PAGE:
So, what happens when excessive tears run down your pup’s face over a long period of time? The moisture from the tears can eventually soak through the fur and reach your dog’s skin. Since your pup can’t dab his face with a towel, this moisture eventually seeps down through the fur to the surface of his skin. Normal bacteria and yeast on the surface of your dog’s skin LOVE this warm, damp environment and start reproducing at a faster rate, causing a skin infection. You may start to see some redness or smell an odor when infection has set in. This is called dermatitis, and it can be irritating, itchy, and sometimes even painful for your pup. Dogs with cute smooshed noses and little skin folds on their faces are especially prone to this condition, so checking those folds and keeping them clean is very important.
In cases of chronic eye irritation from entropion, trichiasis, or eyelashes that are rubbing the surface of your dog’s eye, the body will try to protect the eye from further irritation. How does your pup’s body do this? The same way our bodies try to protect our skin from chronic irritation—by depositing pigment on the surface! (Think of a suntan or sudden explosion of freckles after a day in the sunshine.) You may see a thin black patchy film forming on the surface of the eyeball if you look very closely.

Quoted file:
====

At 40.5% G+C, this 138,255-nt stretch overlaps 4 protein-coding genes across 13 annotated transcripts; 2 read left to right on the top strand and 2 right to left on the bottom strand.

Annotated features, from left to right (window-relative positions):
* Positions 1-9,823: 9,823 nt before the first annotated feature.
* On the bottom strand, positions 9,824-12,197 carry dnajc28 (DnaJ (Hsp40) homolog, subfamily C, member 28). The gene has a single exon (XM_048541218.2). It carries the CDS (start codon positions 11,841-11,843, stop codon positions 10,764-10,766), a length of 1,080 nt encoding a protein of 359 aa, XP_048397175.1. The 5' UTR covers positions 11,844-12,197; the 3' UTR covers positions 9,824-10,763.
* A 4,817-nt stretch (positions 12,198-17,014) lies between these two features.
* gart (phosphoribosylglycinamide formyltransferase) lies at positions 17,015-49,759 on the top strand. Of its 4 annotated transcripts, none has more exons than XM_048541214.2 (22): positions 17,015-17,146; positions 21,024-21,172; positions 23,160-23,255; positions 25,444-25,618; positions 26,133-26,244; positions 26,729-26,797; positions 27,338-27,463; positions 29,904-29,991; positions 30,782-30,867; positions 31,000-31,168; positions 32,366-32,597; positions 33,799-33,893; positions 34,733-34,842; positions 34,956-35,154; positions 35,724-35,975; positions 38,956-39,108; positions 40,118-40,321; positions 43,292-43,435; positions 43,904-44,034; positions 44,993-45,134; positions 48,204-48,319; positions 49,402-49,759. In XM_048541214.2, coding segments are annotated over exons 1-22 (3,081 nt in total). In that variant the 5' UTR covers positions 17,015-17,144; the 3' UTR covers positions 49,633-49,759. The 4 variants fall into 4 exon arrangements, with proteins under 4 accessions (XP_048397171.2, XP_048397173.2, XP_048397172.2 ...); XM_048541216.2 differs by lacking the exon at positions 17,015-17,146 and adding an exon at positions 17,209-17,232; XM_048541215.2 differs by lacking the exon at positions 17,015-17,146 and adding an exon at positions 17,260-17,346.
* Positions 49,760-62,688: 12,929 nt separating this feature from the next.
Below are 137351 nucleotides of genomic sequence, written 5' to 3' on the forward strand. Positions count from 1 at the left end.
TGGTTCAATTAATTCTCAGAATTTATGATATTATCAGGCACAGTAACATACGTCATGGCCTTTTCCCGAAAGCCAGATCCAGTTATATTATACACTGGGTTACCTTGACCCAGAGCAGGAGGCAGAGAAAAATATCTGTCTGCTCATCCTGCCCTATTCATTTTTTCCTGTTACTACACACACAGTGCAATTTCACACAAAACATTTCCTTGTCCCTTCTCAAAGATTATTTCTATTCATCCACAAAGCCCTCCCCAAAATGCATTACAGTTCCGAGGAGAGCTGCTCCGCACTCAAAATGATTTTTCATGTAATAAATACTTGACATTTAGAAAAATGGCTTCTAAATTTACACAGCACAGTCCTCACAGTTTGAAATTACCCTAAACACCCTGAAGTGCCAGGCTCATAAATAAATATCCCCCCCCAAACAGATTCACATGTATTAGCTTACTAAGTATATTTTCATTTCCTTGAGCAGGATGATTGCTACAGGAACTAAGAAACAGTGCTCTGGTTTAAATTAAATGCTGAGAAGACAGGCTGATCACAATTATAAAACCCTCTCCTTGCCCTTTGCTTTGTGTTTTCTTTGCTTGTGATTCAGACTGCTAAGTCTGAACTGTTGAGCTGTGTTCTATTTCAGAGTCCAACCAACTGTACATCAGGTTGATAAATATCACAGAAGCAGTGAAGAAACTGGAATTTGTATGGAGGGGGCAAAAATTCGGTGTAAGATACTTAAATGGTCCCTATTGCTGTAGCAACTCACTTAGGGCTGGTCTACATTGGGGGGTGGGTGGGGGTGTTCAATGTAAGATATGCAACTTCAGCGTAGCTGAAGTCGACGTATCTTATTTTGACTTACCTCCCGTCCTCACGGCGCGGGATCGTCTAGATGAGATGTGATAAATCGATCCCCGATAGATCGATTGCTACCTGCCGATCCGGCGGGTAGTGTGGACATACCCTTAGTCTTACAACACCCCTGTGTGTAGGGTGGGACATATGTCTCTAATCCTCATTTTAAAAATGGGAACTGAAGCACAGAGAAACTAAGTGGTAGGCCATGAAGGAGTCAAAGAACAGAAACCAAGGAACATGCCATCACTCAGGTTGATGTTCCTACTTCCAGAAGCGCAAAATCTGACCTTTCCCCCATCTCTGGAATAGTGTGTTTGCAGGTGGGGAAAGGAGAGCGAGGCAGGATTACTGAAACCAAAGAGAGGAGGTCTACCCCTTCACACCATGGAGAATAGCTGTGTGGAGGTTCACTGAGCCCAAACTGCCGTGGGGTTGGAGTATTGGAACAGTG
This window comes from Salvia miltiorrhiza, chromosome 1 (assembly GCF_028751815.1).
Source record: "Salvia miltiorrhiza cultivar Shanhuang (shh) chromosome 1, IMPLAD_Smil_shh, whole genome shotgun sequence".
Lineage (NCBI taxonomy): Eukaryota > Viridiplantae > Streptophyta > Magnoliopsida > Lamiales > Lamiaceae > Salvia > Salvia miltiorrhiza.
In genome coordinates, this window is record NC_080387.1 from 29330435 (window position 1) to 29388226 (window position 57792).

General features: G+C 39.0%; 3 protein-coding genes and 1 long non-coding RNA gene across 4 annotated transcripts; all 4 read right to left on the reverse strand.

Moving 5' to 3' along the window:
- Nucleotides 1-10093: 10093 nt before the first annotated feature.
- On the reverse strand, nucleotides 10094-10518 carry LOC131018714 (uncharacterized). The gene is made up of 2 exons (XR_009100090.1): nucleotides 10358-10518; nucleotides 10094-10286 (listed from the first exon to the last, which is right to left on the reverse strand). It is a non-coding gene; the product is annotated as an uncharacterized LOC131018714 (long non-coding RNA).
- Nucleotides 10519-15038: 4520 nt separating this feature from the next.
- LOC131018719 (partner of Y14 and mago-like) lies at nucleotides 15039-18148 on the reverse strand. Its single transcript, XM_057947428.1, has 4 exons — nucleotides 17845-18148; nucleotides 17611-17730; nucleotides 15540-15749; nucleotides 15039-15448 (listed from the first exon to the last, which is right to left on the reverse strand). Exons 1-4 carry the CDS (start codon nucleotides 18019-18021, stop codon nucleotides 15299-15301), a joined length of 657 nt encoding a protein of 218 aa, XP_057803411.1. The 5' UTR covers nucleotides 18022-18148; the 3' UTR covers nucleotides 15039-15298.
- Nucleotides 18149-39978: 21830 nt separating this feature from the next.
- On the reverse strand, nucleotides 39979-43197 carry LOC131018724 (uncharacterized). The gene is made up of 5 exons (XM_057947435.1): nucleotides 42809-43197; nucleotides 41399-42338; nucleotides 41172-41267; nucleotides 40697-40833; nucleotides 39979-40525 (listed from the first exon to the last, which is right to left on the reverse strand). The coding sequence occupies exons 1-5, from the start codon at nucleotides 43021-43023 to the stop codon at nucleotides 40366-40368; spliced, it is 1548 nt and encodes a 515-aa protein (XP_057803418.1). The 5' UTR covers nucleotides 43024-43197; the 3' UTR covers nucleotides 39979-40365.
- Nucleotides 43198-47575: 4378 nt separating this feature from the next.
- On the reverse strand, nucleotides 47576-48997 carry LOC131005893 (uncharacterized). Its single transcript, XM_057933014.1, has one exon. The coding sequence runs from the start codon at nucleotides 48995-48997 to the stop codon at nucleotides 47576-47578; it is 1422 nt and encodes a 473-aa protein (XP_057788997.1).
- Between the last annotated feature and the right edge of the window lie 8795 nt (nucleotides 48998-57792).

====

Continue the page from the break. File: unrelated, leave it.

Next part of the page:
Unfortunately, pigment on the surface of the eye does not go away with time, and it will eventually cause vision loss, since your pup is looking through the equivalent of a dirty windshield. For this reason, it’s important to see your veterinarian if there is an irritating issue that can be solved with medication or a minor procedure.
When to Worry
If runny eyes are so common, when should you worry about them? Here is a handy list of symptoms to watch for that may indicate a more serious issue might be affecting your dog’s eye. Seeing any of these signs should prompt an immediate consultation with an AskVet veterinarian, or scheduling an appointment with your pup’s family vet:
–Any sudden increase in your dog’s tears
–Squinting or holding the eye closed, due to pain in the eye
–Redness to the eye or the pink part of the eye (conjunctiva)
–Rubbing face on the floor, or rubbing the eye with paws
–Yellow or green eye discharge
–Change in color of the surface of your dog’s eyeball (cloudy, blue, white, green)
–Change in size of the eyeball or swelling of the eyelids
–Third eyelid raised or more visible than normal
How to Prevent Tear-Staining
Since tear-staining is such a common problem, and epiphora (runny eyes) affects so many dogs, there are many options on the market to prevent tear staining. Oral supplements are designed to reduce the amount of pigment (porphyrin) in the tear film, and can be given as a powder sprinkled on your pup’s food every day or in a tasty chew.